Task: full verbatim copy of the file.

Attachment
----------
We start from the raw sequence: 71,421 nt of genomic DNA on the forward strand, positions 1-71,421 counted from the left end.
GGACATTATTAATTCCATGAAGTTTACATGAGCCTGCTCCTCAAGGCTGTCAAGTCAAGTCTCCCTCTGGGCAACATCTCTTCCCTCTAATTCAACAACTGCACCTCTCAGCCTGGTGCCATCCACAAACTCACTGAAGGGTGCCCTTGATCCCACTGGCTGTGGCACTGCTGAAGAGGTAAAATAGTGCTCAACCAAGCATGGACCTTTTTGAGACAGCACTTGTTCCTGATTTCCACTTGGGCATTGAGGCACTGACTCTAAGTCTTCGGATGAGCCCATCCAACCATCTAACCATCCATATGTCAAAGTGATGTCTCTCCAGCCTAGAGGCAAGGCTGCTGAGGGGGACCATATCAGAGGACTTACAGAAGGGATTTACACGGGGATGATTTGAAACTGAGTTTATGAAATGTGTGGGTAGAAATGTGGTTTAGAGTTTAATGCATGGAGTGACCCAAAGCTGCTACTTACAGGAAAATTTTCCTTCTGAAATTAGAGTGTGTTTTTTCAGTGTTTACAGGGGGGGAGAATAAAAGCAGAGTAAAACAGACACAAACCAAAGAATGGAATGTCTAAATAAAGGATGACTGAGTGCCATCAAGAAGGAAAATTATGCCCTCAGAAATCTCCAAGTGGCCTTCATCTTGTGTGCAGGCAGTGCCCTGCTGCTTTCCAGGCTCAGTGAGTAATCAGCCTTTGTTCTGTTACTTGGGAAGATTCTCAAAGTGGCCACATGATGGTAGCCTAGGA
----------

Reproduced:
We start from the raw sequence: 71,421 nt of genomic DNA on the forward strand, positions 1-71,421 counted from the left end.
GGACATTATTAATTCCATGAAGTTTACATGAGCCTGCTCCTCAAGGCTGTCAAGTCAAGTCTCCCTCTGGGCAACATCTCTTCCCTCTAATTCAACAACTGCACCTCTCAGCCTGGTGCCATCCACAAACTCACTGAAGGGTGCCCTTGATCCCACTGGCTGTGGCACTGCTGAAGAGGTAAAATAGTGCTCAACCAAGCATGGACCTTTTTGAGACAGCACTTGTTCCTGATTTCCACTTGGGCATTGAGGCACTGACTCTAAGTCTTCGGATGAGCCCATCCAACCATCTAACCATCCATATGTCAAAGTGATGTCTCTCCAGCCTAGAGGCAAGGCTGCTGAGGGGGACCATATCAGAGGACTTACAGAAGGGATTTACACGGGGATGATTTGAAACTGAGTTTATGAAATGTGTGGGTAGAAATGTGGTTTAGAGTTTAATGCATGGAGTGACCCAAAGCTGCTACTTACAGGAAAATTTTCCTTCTGAAATTAGAGTGTGTTTTTTCAGTGTTTACAGGGGGGGAGAATAAAAGCAGAGTAAAACAGACACAAACCAAAGAATGGAATGTCTAAATAAAGGATGACTGAGTGCCATCAAGAAGGAAAATTATGCCCTCAGAAATCTCCAAGTGGCCTTCATCTTGTGTGCAGGCAGTGCCCTGCTGCTTTCCAGGCTCAGTGAGTAATCAGCCTTTGTTCTGTTACTTGGGAAGATTCTCAAAGTGGCCACATGATGGTAGCCTAGGA